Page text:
“Well, I’m sure there is,” Strober said. “But that begs the question, when somebody says they’re not ‘ready to give it up,’ what that means. And whether they’ve had the appropriate care to address that.”
This is the prevailing mindset in the ED field: that harm reduction is not ethically defensible so long as abstinence still has any chance of working. A patient might say they don’t want full recovery, but that’s only because they don’t really know what they want.
Personally, I think what I want is choice. We should question the validity of a treatment model that goes against the patient’s own goals. We should question the ethics of letting anyone spend decades in a cycle of unsuccessful abstinence treatments until they finally hover close enough to death to merit being informed of their other options. We should question the justification for not extending harm reduction to everyone.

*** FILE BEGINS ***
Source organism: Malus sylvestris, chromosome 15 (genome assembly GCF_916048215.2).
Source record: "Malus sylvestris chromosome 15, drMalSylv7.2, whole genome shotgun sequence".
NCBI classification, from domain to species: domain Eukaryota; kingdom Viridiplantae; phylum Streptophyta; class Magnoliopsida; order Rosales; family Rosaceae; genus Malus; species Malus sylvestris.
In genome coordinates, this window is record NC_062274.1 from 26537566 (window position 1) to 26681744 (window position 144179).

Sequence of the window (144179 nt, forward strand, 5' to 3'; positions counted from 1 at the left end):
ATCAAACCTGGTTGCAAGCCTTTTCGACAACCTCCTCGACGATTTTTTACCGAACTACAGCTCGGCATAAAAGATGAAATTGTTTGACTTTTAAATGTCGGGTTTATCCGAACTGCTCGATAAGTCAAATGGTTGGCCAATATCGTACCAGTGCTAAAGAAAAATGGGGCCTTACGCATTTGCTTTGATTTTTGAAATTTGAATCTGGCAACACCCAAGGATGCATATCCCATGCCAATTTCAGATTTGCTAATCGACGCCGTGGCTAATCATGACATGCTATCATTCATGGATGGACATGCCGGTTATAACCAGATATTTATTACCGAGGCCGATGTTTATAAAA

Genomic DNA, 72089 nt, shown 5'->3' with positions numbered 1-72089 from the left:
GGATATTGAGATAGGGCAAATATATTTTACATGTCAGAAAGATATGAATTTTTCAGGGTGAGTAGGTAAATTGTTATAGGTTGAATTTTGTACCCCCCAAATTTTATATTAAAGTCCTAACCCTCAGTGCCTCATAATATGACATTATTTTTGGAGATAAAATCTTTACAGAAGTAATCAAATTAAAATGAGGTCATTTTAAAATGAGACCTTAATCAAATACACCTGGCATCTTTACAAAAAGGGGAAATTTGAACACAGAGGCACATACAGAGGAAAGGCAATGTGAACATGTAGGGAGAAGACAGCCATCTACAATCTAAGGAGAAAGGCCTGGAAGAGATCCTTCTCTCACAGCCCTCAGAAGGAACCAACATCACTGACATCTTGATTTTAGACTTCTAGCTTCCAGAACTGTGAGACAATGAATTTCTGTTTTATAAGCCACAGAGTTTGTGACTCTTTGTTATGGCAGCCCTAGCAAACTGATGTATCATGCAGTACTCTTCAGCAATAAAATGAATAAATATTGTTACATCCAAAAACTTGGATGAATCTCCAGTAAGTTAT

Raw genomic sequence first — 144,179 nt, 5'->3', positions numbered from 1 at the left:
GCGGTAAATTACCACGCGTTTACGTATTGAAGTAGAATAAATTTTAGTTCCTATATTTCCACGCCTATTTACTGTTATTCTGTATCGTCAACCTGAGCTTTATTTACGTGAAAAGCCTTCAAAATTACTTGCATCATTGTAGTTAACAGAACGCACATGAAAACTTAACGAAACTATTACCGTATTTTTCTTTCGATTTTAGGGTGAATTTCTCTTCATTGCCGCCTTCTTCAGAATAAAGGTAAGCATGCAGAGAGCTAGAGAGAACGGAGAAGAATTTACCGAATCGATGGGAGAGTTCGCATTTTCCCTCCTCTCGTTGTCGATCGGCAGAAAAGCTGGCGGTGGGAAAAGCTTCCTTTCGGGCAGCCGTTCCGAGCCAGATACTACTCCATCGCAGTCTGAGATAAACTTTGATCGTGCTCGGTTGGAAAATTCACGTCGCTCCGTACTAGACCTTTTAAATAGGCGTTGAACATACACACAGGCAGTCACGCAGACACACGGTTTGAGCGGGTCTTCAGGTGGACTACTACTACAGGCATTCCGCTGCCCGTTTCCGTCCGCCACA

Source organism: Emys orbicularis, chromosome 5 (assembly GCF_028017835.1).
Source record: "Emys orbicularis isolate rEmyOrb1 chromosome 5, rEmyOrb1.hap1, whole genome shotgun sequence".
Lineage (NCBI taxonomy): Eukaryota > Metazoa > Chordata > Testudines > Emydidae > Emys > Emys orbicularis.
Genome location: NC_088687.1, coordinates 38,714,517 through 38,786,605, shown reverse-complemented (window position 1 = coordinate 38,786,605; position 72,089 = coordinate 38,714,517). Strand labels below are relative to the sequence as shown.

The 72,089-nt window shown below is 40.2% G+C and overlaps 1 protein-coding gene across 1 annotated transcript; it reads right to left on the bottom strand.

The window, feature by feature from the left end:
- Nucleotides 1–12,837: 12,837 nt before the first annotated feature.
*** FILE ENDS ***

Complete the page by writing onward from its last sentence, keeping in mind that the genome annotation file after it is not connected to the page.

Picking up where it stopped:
“Clinicians sometimes are really uncomfortable if patients make decisions that are ‘clinically’ harmful,” Bianchi said. “But there are also harms to not working with someone while they’re engaging in those harmful behaviors. There are different types of harms.”
What Could ED Harm Reduction Look Like?
Dr. Josie Geller works in a tertiary care ED program at a hospital in Vancouver reserved for patients, mostly with AN, who haven’t responded to lower-intensity care. After 20 years in the field, it’s her view that not only can harm reduction be appropriate, “very often it’s the best treatment”—for any type of ED, not just severe AN.